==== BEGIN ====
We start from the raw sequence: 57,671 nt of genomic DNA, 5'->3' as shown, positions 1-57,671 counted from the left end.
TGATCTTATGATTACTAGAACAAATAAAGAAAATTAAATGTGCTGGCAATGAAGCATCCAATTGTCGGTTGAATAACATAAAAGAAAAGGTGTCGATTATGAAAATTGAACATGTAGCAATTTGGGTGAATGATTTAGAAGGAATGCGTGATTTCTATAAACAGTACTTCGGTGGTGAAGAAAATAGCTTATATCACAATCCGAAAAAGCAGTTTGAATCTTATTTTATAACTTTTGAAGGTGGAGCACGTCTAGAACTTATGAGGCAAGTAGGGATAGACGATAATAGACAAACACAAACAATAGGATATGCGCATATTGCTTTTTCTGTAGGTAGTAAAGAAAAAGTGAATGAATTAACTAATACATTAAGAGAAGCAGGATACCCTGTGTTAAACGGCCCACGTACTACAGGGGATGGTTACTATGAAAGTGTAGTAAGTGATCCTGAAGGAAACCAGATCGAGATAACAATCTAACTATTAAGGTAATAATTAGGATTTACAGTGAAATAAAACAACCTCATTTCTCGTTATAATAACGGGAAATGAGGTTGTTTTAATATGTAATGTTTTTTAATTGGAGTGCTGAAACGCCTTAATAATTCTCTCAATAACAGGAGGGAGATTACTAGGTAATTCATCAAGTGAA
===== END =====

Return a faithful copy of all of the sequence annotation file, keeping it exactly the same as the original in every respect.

We start from the raw sequence: 57,671 nt of genomic DNA, 5'->3' as shown, positions 1-57,671 counted from the left end.
TGATCTTATGATTACTAGAACAAATAAAGAAAATTAAATGTGCTGGCAATGAAGCATCCAATTGTCGGTTGAATAACATAAAAGAAAAGGTGTCGATTATGAAAATTGAACATGTAGCAATTTGGGTGAATGATTTAGAAGGAATGCGTGATTTCTATAAACAGTACTTCGGTGGTGAAGAAAATAGCTTATATCACAATCCGAAAAAGCAGTTTGAATCTTATTTTATAACTTTTGAAGGTGGAGCACGTCTAGAACTTATGAGGCAAGTAGGGATAGACGATAATAGACAAACACAAACAATAGGATATGCGCATATTGCTTTTTCTGTAGGTAGTAAAGAAAAAGTGAATGAATTAACTAATACATTAAGAGAAGCAGGATACCCTGTGTTAAACGGCCCACGTACTACAGGGGATGGTTACTATGAAAGTGTAGTAAGTGATCCTGAAGGAAACCAGATCGAGATAACAATCTAACTATTAAGGTAATAATTAGGATTTACAGTGAAATAAAACAACCTCATTTCTCGTTATAATAACGGGAAATGAGGTTGTTTTAATATGTAATGTTTTTTAATTGGAGTGCTGAAACGCCTTAATAATTCTCTCAATAACAGGAGGGAGATTACTAGGTAATTCATCAAGTGAA